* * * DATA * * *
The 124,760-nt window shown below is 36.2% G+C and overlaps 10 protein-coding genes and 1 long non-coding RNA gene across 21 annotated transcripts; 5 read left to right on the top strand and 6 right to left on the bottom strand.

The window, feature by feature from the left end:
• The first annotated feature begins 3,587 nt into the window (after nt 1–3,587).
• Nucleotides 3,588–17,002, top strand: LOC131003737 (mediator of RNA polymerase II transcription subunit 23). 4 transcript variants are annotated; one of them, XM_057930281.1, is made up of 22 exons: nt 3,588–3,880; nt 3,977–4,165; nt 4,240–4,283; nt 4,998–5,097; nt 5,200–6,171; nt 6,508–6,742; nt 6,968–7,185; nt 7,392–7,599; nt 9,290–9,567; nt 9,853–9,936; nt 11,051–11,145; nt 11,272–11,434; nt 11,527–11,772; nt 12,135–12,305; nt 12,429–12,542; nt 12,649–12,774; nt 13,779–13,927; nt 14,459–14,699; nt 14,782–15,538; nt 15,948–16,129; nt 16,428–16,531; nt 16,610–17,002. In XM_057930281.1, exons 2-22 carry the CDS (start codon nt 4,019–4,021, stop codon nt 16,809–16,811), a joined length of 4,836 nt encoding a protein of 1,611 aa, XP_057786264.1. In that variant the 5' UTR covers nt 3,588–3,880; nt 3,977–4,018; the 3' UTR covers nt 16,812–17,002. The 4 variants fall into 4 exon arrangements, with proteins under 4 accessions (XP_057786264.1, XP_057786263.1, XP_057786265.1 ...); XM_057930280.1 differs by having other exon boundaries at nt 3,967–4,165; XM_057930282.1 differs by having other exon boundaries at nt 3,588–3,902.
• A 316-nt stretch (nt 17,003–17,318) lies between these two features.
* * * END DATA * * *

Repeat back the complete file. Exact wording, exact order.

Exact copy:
The 124,760-nt window shown below is 36.2% G+C and overlaps 10 protein-coding genes and 1 long non-coding RNA gene across 21 annotated transcripts; 5 read left to right on the top strand and 6 right to left on the bottom strand.

The window, feature by feature from the left end:
• The first annotated feature begins 3,587 nt into the window (after nt 1–3,587).
• Nucleotides 3,588–17,002, top strand: LOC131003737 (mediator of RNA polymerase II transcription subunit 23). 4 transcript variants are annotated; one of them, XM_057930281.1, is made up of 22 exons: nt 3,588–3,880; nt 3,977–4,165; nt 4,240–4,283; nt 4,998–5,097; nt 5,200–6,171; nt 6,508–6,742; nt 6,968–7,185; nt 7,392–7,599; nt 9,290–9,567; nt 9,853–9,936; nt 11,051–11,145; nt 11,272–11,434; nt 11,527–11,772; nt 12,135–12,305; nt 12,429–12,542; nt 12,649–12,774; nt 13,779–13,927; nt 14,459–14,699; nt 14,782–15,538; nt 15,948–16,129; nt 16,428–16,531; nt 16,610–17,002. In XM_057930281.1, exons 2-22 carry the CDS (start codon nt 4,019–4,021, stop codon nt 16,809–16,811), a joined length of 4,836 nt encoding a protein of 1,611 aa, XP_057786264.1. In that variant the 5' UTR covers nt 3,588–3,880; nt 3,977–4,018; the 3' UTR covers nt 16,812–17,002. The 4 variants fall into 4 exon arrangements, with proteins under 4 accessions (XP_057786264.1, XP_057786263.1, XP_057786265.1 ...); XM_057930280.1 differs by having other exon boundaries at nt 3,967–4,165; XM_057930282.1 differs by having other exon boundaries at nt 3,588–3,902.
• A 316-nt stretch (nt 17,003–17,318) lies between these two features.